Spain’s bid to sack Catalonia’s government and curb its parliament’s powers has been likened to the dictatorship of Francisco Franco by the separatist region’s president.
Charles Puigdemont spoke out on Saturday night amid the standoff between Madrid and Barcelona over the recent independence referendum.
Earlier, Spanish Prime Minister Mariano Rajoy announced he would take the unprecedented action against the Catalan administration after an emergency cabinet meeting in Madrid on Saturday.
But Puigdemont used a public address to hit back, confirming he would call the Catalan parliament to debate the plans.
He said they represent the “worst attacks” on the region since the reign of Franco.
It comes nearly three weeks after the referendum, which Spanish courts had deemed illegal, saw police clash with voters, confiscate polling boxes and force their way into polling stations.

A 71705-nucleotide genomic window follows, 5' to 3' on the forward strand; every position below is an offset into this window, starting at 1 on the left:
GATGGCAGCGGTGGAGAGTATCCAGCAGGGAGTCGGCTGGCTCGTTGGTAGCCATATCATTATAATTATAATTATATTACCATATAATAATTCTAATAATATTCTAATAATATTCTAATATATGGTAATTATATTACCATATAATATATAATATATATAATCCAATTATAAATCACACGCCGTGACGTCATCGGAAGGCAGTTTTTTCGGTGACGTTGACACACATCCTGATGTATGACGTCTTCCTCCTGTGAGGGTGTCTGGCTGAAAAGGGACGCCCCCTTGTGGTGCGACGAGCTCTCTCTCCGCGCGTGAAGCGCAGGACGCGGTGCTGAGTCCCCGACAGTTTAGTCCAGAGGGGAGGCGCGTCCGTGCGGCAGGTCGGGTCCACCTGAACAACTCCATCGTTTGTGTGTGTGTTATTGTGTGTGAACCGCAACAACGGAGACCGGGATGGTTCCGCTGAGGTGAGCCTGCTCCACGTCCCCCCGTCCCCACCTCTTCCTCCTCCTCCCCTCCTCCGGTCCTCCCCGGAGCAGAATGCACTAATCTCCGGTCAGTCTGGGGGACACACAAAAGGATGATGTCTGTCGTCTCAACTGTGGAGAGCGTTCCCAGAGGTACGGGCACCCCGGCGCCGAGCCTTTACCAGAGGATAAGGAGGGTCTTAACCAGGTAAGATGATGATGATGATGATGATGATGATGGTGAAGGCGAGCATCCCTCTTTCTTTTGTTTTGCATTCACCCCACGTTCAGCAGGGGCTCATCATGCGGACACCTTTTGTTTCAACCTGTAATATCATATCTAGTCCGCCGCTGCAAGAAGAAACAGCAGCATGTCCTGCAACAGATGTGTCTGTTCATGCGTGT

Of the 43% who voted, 90% backed independence and the region announced it was moving ahead with declaring its separation from Spain.
Rajoy stopped short of suspending Catalonia’s parliament but his move means there must be fresh elections within six months.
He invoked Article 155 of Spain’s constitution, which allows it to suspend the powers of autonomous regions in times of crisis.
“We are not ending Catalan autonomy, but we are relieving of their duties those who have acted outside the law,” Rajoy said.
It comes after Madrid ordered Carles Puigdemont’s government to clarify whether it had declared independence.
The Catalan leader did not answer but said he would declare independence if the Spanish Government invoked Article 155.
On Saturday, huge demonstrations in Barcelona followed Rajoy’s statement.
People waved Catalan flags and placards in support of Jordi Sanchez and Jordi Cuixar, two prominent separatists detained last week without bail while they were investigated for sedition.
Catalan MEP Ramon Tremosa reacted to Rajoy, saying the prime minister had “suspended democracy” in the region.
It is the first time the Article 155 has been used. Spain’s senate must now vote on whether to ratify Rajoy’s decision.